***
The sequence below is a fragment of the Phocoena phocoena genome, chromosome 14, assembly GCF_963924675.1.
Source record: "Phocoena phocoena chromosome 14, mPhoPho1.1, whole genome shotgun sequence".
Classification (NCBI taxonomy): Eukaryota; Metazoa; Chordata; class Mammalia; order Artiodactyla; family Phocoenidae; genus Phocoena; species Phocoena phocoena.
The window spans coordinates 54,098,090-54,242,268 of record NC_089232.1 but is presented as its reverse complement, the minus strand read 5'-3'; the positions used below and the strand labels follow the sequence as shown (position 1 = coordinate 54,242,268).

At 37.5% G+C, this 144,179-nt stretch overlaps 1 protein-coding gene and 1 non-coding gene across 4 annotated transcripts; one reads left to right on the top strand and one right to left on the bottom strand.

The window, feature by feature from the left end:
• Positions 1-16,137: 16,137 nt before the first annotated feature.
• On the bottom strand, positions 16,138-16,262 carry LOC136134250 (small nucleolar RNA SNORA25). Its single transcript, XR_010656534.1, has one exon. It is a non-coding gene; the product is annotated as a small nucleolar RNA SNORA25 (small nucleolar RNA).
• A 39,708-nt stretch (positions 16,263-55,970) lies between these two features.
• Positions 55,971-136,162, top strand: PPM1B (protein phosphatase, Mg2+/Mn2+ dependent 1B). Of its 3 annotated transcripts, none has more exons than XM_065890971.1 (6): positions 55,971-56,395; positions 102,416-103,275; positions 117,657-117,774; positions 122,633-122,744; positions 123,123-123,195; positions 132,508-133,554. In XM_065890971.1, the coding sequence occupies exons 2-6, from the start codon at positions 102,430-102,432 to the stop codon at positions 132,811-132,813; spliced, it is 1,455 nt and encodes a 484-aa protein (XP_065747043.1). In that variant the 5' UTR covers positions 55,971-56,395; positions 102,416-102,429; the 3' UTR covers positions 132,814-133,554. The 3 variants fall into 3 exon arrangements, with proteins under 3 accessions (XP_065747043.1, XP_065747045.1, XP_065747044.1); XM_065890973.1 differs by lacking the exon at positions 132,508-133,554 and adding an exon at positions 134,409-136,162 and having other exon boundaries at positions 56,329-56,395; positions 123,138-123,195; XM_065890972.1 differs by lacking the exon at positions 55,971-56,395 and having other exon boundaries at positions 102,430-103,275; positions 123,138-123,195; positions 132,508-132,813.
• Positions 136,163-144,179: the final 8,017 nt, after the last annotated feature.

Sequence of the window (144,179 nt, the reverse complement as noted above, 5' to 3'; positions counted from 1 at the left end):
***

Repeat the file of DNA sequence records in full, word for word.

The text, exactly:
The sequence below is a fragment of the Phocoena phocoena genome, chromosome 14, assembly GCF_963924675.1.
Source record: "Phocoena phocoena chromosome 14, mPhoPho1.1, whole genome shotgun sequence".
Classification (NCBI taxonomy): Eukaryota; Metazoa; Chordata; class Mammalia; order Artiodactyla; family Phocoenidae; genus Phocoena; species Phocoena phocoena.
The window spans coordinates 54,098,090-54,242,268 of record NC_089232.1 but is presented as its reverse complement, the minus strand read 5'-3'; the positions used below and the strand labels follow the sequence as shown (position 1 = coordinate 54,242,268).

At 37.5% G+C, this 144,179-nt stretch overlaps 1 protein-coding gene and 1 non-coding gene across 4 annotated transcripts; one reads left to right on the top strand and one right to left on the bottom strand.

The window, feature by feature from the left end:
• Positions 1-16,137: 16,137 nt before the first annotated feature.
• On the bottom strand, positions 16,138-16,262 carry LOC136134250 (small nucleolar RNA SNORA25). Its single transcript, XR_010656534.1, has one exon. It is a non-coding gene; the product is annotated as a small nucleolar RNA SNORA25 (small nucleolar RNA).
• A 39,708-nt stretch (positions 16,263-55,970) lies between these two features.
• Positions 55,971-136,162, top strand: PPM1B (protein phosphatase, Mg2+/Mn2+ dependent 1B). Of its 3 annotated transcripts, none has more exons than XM_065890971.1 (6): positions 55,971-56,395; positions 102,416-103,275; positions 117,657-117,774; positions 122,633-122,744; positions 123,123-123,195; positions 132,508-133,554. In XM_065890971.1, the coding sequence occupies exons 2-6, from the start codon at positions 102,430-102,432 to the stop codon at positions 132,811-132,813; spliced, it is 1,455 nt and encodes a 484-aa protein (XP_065747043.1). In that variant the 5' UTR covers positions 55,971-56,395; positions 102,416-102,429; the 3' UTR covers positions 132,814-133,554. The 3 variants fall into 3 exon arrangements, with proteins under 3 accessions (XP_065747043.1, XP_065747045.1, XP_065747044.1); XM_065890973.1 differs by lacking the exon at positions 132,508-133,554 and adding an exon at positions 134,409-136,162 and having other exon boundaries at positions 56,329-56,395; positions 123,138-123,195; XM_065890972.1 differs by lacking the exon at positions 55,971-56,395 and having other exon boundaries at positions 102,430-103,275; positions 123,138-123,195; positions 132,508-132,813.
• Positions 136,163-144,179: the final 8,017 nt, after the last annotated feature.

Sequence of the window (144,179 nt, the reverse complement as noted above, 5' to 3'; positions counted from 1 at the left end):